Past Reviews

Regional Reviews: San Francisco/North Bay

Shakespeare Goes to War
Theatre Rhinoceros
Review by Patrick Thomas | Season Schedule

Also see Richard's review of My Mañana Comes


Jesse F. Vaughn, Gabriel A. Ross, John Fisher, and Sean Keehan
Photo by David Wilson
It's relatively rare (though certainly not unheard of) for new plays to premiere in San Francisco. Most of the work produced in local theaters has previously been put in front of an audience elsewhere. It's refreshing, then, to see a true world premiere grace a Bay Area stage. Shakespeare Goes to War, a new work by Theatre Rhinoceros Executive Director John Fisher, now playing at the Thick House, is almost exactly what Bay Area theater needs: a homegrown production filled with promise and possibility.

I say "almost exactly" because, though there is much to laud here, the production is by no means perfect. Or even good yet. It's far too long and some of the performances are wildly uneven, but there's something wonderful burning at the heart of this (currently) hot mess.

The story is a wonderful one, a natural fit for Theatre Rhinoceros, the "longest-running LGBT theatre anywhere." Jack Fletcher (Gabriel A. Ross) is a high school freshman in 1979 California at the time of the Briggs Initiative, a conservative effort to remove LGBT teachers from their positions in California schools. Jack is just coming to terms with his own sexuality and developing a love of theater, thanks in part to his new favorite teacher, the gentle but passionate Harry Smith (John Fisher), who is also gay, but deeply closeted—although seemingly quite comfortable in his own skin. Mr. Smith, it turns out, was a young soldier in World War II, captured by the Germans and sent to a prison camp in Poland, where the Commandant had the prisoners stage works from the Shakespeare canon.

It is when the play flashes back to 1944, to Mr. Smith's time as a prisoner, that Shakespeare Goes to War is at its very best. This is mostly due to the wonderfully fey, pretentious, and condescending Commandant Oberst Klambach (also John Fisher). From the moment he walks on stage in his beribboned uniform (being a hero of the battles of the eastern front) with his imperious attitude, he brings a light, comic touch that lifts the whole show to a new level. Everything he says or does comes from a place of perfect confidence. His way, the German way, is always better than what anything any other culture or people can come up with. Though he loves Shakespeare, he believes the best Hamlet that has ever been is in a German translation. When he makes one of his pronouncements, whether it is objectively true or not, he will confidently toss off a "This we know," as if what he has just said is such common knowledge that he is embarrassed even to have felt the need to have spoken it. Fisher's performance as Klambach is alone worth the price of admission. (Though I would suggest Fisher always have Klambach wearing his hat, as it only heightens the effect he is creating and helps separate the character from the other roles Fisher inhabits during the performance.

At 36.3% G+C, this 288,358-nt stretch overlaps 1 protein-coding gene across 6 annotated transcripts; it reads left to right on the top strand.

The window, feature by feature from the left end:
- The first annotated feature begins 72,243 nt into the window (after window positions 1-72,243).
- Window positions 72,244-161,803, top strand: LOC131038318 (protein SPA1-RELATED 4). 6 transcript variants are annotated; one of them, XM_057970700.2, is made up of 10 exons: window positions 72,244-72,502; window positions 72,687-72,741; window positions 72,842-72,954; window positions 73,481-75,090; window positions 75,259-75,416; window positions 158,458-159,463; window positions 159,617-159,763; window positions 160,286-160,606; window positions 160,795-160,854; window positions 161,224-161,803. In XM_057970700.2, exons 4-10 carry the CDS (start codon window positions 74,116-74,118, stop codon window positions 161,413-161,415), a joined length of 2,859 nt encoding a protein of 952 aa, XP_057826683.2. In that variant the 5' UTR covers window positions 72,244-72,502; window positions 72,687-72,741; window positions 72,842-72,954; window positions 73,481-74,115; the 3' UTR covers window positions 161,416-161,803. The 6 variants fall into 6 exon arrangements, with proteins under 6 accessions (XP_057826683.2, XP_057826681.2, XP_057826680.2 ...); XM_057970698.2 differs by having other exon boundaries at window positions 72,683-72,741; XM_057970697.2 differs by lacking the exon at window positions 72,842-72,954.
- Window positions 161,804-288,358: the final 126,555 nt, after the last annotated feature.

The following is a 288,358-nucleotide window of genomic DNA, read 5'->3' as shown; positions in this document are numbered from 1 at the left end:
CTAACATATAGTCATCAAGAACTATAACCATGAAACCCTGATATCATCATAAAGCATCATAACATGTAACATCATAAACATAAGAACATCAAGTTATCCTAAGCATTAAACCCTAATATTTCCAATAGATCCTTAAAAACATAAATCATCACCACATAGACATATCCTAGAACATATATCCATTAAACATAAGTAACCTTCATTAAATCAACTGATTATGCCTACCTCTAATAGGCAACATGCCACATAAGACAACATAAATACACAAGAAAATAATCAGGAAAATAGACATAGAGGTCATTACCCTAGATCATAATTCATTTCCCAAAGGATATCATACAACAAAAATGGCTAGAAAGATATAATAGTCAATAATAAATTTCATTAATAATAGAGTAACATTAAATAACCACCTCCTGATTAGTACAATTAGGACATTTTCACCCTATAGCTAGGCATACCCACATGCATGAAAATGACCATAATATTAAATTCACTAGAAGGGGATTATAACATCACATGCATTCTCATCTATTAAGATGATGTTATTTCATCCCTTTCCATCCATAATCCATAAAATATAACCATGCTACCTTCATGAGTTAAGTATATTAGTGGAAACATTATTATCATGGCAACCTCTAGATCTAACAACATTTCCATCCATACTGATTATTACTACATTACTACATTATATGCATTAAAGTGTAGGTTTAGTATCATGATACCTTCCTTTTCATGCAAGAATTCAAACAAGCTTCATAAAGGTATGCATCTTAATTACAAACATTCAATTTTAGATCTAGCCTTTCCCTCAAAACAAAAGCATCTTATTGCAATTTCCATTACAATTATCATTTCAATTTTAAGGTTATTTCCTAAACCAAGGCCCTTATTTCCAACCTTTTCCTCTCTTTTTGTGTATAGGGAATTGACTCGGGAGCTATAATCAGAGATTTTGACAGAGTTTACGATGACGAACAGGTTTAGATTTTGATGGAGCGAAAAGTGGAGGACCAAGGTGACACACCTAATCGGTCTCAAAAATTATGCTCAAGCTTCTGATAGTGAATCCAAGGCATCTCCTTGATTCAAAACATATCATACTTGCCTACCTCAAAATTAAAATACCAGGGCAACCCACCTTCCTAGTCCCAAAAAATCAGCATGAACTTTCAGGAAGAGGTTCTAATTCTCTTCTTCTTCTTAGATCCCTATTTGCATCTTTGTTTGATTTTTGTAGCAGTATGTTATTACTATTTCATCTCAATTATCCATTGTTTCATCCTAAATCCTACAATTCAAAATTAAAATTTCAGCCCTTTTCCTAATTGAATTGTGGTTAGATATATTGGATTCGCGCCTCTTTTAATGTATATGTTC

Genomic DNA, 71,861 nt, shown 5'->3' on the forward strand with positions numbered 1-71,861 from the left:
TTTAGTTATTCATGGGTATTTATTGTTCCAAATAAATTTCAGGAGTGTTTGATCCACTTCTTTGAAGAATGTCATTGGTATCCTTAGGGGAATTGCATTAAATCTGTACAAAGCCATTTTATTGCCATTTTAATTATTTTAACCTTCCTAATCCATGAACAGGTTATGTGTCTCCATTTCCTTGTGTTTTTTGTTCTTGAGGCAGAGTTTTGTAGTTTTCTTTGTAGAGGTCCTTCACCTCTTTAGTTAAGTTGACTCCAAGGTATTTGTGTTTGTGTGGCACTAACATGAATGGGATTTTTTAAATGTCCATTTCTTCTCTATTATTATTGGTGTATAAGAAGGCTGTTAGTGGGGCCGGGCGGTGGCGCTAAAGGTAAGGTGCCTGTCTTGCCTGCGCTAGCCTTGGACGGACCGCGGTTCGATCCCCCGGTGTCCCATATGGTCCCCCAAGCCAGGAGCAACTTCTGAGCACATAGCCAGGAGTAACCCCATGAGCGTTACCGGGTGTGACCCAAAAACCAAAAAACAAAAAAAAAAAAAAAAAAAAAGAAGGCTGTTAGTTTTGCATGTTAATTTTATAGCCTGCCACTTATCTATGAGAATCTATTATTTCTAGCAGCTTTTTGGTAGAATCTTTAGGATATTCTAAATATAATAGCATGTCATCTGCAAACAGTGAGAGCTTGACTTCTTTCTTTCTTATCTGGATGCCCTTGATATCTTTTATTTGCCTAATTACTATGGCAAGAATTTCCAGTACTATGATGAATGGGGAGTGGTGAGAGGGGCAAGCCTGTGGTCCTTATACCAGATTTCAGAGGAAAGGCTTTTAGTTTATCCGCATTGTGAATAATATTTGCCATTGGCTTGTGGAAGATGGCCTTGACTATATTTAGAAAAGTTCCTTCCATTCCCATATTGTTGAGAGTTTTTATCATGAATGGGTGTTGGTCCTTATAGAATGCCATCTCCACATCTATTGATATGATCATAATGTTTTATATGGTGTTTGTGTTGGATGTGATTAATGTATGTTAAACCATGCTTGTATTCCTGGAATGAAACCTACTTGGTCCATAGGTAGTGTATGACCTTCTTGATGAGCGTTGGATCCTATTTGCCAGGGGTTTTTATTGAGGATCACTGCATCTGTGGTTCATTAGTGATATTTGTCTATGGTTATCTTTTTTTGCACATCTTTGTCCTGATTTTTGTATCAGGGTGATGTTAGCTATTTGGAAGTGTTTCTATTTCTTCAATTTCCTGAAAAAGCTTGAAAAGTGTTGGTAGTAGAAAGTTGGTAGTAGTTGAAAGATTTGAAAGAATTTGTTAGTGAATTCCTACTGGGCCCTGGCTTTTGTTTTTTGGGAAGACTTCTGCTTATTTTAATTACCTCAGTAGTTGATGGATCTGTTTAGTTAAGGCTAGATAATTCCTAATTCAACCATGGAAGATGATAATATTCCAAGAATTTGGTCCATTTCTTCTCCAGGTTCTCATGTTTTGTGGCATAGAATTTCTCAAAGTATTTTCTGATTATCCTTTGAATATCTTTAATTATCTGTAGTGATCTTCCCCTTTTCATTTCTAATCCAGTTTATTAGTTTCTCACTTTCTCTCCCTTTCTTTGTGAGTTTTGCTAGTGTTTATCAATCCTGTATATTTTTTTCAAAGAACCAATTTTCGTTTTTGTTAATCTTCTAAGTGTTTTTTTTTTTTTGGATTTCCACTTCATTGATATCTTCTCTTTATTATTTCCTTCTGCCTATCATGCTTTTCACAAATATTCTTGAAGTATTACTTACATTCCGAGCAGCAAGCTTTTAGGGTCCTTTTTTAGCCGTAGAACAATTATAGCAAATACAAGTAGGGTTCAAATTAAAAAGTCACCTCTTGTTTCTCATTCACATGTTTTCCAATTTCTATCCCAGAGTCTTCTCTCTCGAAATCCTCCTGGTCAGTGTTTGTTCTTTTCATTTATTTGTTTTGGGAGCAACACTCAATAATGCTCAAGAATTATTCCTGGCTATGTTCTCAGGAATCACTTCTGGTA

As Jack Fletcher and the young Harry Smith, Gabriel A. Ross is terrific—especially in the plays within the play, school and prison camp productions of Romeo and Juliet, Richard II, Othello—where he brings real zeal to the roles, especially the distaff ones. Kevin Copps also does terrific work playing a variety of roles, especially a brief turn as Ronald Reagan. (His upper-crust British officer accent needs a lot of work.)

John Fisher directs as well, and he does some excellent work, bringing real kinetic energy to the action, which takes place up and down a series of stair steps that make up the set. But perhaps his most charming directorial choice is to have all music and sound effects created by cast members standing at the back of house.

As stated above, the cast can be uneven. All five play multiple roles, some better than others. Fisher's Oberst Klambach, for example, is delightful, but his Harry Smith can sometimes fall flat. Copps' Reagan is delightful, but his portrayal of Lyle Thompson (the swishier gay teacher at the high school) lacks real heart.

Though Shakespeare Goes to War still needs a lot of work (it should probably be cut by at least 30 minutes, as it currently runs close to three hours with intermission), there's enough that works to make it worth your time. After all, how many world premieres will you get the chance to see this year?

Shakespeare Goes to War runs through November 28, 2015, at Thick House, 1695 18th Street (at Arkansas) San Francisco. Shows are Wednesdays and Thursdays at 7:30, Fridays and Saturdays at 8:00 p.m., and Saturdays at 3:00 p.m. There will also be 7:00 p.m. performances on Tuesday November 17 and Tuesday, November 24. No performance on Thursday, November 26. Tickets are $25 general, $20 for seniors and students. Tickets and additional information are available at www.therhino.org or by calling 800-838-3006.


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